Saturday, September 6, 2008

How to Turn an Older Tablet Notebook Into a Functional Machine: Part 1 Initial Boot and Installation

The laptop used for this testing is one fickle beast. Most of these techniques should work on any given system that may be causing you problems but, fair warning, some issues are hardware specific and will need to be tweaked, mostly in minor ways.

The laptop used is a Toshiba Portege M205-s810 with 512MB DDR133 RAM, a 1.5Ghz Intel M CPU and a 60GB hard drive. The system is four years old, has no optical or floppy drive, a broken bios that makes booting from USB next to impossible and no installed operating system (courtesy a series of terrible mistakes I made some time ago, long story but more on that some other time).

The first step was choosing a distribution. I initially wanted to go with Debian as this is the system that I'm most familiar with. Almost every distro that runs in my house is Debian based, the one exception being a Compaq Presario 8600 from 1996 with 24MB of RAM that uses a Slackware based system. After perusing through the Debian web site and various tutorials while I got my bearing I decided that Debian would not be a good match for the system I wanted to build. The reason was a simple one. Before this little experiment I had never so much as attempted to install an OS over the network and I wanted to keep things as simple as possible. OpenSuse would have been a viable option if not for hardware detection issues due to the tablet element of this PC. All said and done I chose Ubuntu to use as the base system. You can get a pre-made package for installing Ubuntu over the network from the official website. (NOTE: Network installations are broken under Hardy so Gutsy must be used for the time being)

Now it came time for the network boot process. There is a handy guide to doing this on the Ubuntu support site. Two guides actually. The caveat here is that not every process is going to work for your setup or your system. The quick guide offered by the official site recommended temporarily shutting down the firewall. Something I would advise against under most circumstances.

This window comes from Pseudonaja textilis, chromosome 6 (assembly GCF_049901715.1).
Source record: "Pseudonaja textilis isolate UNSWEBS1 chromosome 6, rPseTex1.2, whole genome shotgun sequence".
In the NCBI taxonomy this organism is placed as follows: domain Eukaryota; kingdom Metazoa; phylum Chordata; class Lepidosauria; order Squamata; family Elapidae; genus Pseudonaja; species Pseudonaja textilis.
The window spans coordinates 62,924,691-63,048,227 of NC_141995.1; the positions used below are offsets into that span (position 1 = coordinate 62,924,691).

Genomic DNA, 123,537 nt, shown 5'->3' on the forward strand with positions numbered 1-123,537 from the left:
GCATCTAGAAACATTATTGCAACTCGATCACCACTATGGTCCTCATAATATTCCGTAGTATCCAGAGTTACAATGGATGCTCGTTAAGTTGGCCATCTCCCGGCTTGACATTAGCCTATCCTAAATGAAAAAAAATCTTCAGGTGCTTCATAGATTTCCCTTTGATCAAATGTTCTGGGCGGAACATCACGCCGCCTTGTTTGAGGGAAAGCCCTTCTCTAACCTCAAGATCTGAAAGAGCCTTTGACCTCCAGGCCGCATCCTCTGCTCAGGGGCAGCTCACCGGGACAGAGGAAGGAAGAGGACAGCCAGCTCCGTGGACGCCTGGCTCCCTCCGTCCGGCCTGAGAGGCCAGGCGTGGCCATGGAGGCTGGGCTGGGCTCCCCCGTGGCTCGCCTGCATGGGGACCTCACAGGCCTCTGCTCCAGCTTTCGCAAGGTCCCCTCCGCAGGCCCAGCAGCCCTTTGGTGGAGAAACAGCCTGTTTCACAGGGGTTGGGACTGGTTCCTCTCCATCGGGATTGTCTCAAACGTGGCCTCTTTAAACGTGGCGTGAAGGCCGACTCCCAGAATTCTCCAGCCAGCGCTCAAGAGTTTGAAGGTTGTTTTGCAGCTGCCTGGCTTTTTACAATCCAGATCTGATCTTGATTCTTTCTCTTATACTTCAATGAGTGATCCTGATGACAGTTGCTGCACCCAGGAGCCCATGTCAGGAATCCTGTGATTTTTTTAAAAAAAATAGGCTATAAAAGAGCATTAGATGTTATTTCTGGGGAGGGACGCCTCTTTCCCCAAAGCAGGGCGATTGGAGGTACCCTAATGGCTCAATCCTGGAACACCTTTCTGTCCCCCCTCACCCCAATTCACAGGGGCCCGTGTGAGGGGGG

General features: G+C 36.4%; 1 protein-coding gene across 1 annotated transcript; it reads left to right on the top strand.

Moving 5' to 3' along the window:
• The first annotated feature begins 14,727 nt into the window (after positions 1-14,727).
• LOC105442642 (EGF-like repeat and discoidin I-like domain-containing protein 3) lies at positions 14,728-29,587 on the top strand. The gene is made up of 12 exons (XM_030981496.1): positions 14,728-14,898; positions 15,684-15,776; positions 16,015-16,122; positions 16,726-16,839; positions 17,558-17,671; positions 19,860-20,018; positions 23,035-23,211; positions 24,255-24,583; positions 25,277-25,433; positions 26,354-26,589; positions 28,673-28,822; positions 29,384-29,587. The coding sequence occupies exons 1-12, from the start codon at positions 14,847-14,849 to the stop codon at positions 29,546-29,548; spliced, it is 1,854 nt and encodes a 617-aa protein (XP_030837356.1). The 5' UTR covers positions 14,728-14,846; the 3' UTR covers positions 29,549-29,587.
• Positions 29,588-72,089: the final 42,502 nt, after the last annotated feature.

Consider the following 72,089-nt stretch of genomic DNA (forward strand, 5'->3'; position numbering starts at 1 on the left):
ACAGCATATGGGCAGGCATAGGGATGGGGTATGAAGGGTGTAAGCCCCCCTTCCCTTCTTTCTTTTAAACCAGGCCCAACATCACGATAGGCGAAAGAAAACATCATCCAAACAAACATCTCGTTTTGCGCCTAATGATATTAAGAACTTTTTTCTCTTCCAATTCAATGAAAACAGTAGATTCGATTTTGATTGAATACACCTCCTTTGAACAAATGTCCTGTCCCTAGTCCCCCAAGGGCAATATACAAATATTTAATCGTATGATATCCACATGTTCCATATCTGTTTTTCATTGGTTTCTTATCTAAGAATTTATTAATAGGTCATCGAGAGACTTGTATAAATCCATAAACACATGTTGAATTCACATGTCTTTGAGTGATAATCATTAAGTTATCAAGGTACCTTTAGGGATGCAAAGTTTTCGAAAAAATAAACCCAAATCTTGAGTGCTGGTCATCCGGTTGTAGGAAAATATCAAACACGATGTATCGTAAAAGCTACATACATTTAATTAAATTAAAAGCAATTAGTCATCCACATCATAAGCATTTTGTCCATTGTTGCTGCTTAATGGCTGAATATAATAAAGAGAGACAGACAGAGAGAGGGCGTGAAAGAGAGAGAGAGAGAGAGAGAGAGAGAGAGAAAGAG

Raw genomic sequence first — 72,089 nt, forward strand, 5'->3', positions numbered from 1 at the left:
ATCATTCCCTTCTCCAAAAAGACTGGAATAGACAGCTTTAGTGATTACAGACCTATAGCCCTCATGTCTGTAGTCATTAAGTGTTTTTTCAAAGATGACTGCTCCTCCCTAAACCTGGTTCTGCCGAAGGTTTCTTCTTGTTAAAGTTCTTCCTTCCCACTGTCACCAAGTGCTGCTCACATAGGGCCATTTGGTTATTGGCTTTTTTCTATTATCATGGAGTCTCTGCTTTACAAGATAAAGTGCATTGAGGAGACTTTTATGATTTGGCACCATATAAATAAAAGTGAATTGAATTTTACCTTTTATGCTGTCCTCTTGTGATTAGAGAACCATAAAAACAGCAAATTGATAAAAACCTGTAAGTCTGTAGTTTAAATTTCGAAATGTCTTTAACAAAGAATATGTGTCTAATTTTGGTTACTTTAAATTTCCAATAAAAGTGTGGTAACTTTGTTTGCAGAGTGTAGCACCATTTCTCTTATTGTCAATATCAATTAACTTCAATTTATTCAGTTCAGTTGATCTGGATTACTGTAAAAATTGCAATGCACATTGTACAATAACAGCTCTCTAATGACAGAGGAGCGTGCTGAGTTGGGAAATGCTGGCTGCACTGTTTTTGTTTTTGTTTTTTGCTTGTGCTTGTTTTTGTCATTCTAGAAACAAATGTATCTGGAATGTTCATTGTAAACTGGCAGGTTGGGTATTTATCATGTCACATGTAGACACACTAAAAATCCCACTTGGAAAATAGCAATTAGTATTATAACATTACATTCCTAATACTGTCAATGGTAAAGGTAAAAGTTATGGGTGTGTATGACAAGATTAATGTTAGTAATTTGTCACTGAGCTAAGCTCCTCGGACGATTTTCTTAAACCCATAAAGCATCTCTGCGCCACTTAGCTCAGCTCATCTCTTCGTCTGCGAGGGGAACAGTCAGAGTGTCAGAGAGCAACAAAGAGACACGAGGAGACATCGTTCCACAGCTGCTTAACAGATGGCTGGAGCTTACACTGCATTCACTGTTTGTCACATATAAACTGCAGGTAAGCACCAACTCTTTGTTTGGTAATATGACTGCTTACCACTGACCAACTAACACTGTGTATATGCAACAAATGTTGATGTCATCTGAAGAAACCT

This step of the process occupied more of my time then anything else. The endless tweaking of config files, trying a variety of tftp daemons and carefully building firewall rules to cooperate with the installation was maddening. All said and done I spent over 18 hours total working these issues out. It didn't help that my home network is built to be as secure as possible and I didn't spend much time ensuring that adding machines temporarily for this sort of thing would be easy went I set everything up. The lesson here is to think long and hard about the choices you make when building a home network. You may want to spend the extra time to build the scripts necessary to make such changes as painless as possible instead of dealing with it later.

Of course to do this you're going to need a server. As it's only a tftp transfer almost any old server will do so long as it has an NIC and the right tools installed. The tools I used to make this work were dnsmasq and atftp, both of which and be found in the Ubuntu repositories and installed with a simple apt-get from the command line.

The alternate method to how I performed the install requires an ftp or http server as well and a slightly more capable machine as it will need to serve the install program the rest of the files it needs. Again in the name of keeping things simple I chose to perform the install over the internet and cut out that process.